|Ruddle, Paul -|
|Whetten, Rebecca -|
|Cardinal, Andrea -|
Submitted to: Journal of Theoretical and Applied Genetics
Publication Type: Peer Reviewed Journal
Publication Acceptance Date: July 26, 2012
Publication Date: November 1, 2012
Citation: Ruddle, P., Whetten, R., Cardinal, A., Upchurch, R.G., Miranda, L.M. 2012. Effect of a novel mutation in a Delta 9–Stearoyl-ACP-Desaturase on soybean seed oil composition. Journal of Theoretical and Applied Genetics. 126:241-249. Interpretive Summary: The food industry in the United States relies mainly on imported palm sources for solid fat applications. Solid fats high in palmitic acid have a negative effect on cholesterol levels and should be avoided to reduce the risk of cardiovascular disease. Soybean seed oil with high stearic acid content would be a healthier alternative because this fatty acid has proven to be cholesterol neutral. Soybean oil typically contains only 2-4% stearic acid. In this research, we report the identification of a novel high stearic mutation that combined with another previously identified gene isoform can increase the stearic acid content in soybean seed to almost 15%. Perfect makers were developed for this mutation and will now be available for other soybean breeding programs across the United States.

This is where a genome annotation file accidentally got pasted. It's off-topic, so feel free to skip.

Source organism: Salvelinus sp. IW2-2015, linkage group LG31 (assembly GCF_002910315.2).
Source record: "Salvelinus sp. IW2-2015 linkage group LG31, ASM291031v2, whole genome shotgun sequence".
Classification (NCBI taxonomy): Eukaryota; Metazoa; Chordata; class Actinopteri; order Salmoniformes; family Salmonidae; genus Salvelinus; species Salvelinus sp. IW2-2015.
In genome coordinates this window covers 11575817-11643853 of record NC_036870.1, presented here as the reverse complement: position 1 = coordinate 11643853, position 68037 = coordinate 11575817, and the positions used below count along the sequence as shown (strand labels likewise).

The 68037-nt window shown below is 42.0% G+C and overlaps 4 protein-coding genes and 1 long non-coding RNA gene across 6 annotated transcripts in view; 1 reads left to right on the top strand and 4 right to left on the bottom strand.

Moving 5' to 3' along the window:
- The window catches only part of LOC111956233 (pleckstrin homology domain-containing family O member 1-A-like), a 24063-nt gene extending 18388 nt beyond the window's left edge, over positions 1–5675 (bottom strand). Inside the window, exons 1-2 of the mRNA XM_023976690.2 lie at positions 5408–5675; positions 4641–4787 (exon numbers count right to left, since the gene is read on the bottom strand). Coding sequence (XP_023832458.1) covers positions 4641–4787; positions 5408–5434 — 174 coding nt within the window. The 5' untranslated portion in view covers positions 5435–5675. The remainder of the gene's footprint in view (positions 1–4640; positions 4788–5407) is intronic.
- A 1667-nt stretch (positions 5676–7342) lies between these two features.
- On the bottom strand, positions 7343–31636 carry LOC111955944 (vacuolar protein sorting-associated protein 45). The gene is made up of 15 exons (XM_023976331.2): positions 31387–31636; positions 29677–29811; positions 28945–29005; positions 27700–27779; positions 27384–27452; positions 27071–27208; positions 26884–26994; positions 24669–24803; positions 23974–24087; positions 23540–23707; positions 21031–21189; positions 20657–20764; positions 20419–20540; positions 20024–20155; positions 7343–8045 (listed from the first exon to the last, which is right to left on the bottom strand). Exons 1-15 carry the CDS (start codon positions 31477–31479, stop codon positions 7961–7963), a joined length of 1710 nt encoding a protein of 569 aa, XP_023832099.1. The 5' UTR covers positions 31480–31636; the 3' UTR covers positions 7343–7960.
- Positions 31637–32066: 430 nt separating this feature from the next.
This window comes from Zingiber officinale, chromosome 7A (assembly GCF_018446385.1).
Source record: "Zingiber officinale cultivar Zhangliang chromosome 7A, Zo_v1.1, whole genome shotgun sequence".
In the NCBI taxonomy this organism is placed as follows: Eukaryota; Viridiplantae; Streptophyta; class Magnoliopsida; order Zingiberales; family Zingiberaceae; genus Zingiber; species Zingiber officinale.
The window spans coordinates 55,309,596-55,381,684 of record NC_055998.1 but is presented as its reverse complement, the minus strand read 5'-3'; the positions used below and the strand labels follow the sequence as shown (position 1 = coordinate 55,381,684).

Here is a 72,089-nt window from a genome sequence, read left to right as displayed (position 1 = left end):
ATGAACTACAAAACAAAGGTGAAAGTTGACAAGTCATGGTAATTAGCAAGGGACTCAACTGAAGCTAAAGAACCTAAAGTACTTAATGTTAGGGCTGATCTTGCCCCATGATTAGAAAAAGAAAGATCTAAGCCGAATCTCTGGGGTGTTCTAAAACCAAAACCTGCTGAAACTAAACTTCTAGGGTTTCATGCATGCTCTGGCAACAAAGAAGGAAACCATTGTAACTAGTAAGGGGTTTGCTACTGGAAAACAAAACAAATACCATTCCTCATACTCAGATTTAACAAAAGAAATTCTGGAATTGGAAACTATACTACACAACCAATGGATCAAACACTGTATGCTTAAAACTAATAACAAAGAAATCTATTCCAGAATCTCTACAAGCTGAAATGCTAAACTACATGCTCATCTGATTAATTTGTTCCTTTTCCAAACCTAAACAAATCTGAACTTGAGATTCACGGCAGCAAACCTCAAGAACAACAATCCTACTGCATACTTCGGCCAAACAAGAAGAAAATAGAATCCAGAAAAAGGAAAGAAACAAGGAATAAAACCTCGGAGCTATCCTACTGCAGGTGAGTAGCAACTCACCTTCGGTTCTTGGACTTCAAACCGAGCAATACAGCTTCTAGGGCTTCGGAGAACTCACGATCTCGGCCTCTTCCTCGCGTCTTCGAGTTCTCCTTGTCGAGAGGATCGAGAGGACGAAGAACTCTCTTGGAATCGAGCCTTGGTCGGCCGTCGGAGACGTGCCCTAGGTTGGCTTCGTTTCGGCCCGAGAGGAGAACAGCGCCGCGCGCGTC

Technical Abstract: Soybean [Glycine max (L.) Merr.] oil typically contains 2-4% stearic acid. Seed oil with 20% stearic acid would be useful for solid fat applications, both for its cooking properties and health benefits. Breeding lines with high stearic acid have been developed, but many suffer from agronomic problems. This study: 1) identifies a new source of high stearic acid; 2) determines its relationship with another high stearic locus; and 3) and presents molecular markers for its use in breeding. TCJWB03-806-7-19, a ‘Holladay’ mutant with high stearic acid, was crossed to two FAM94-41-derived lines which contained a point mutation in a seed-specific isoform of a Delta 9–stearoyl-acyl carrier protein-desaturase (SACPD-C). Fatty acid analysis was performed over two growing seasons with F2-derived lines and transgressive segregation for stearic acid content was observed. Sequencing of SACPD isoforms in TCJWB03-806-7-19 revealed the deletion of an ‘A’ nucleotide in exon 3 of SACPD-B which results in a protein whose final 28 amino acids are predicted to differ from Williams82 SACPD-B. Sorting Tolerant From Intolerant (SIFT) analysis revealed that this frameshift mutation may affect SACPD-B protein function. Allele-specific genotyping for the SACPD-C point mutation and SACPD-B nucleotide deletion was performed in both populations. Additive effects and R2 for stearic acid were +3.3 and .55 for SACPD-C and +1.9 and .19 for SACPD-B. Average stearic acid in lines homozygous for both mutations was 14.6%.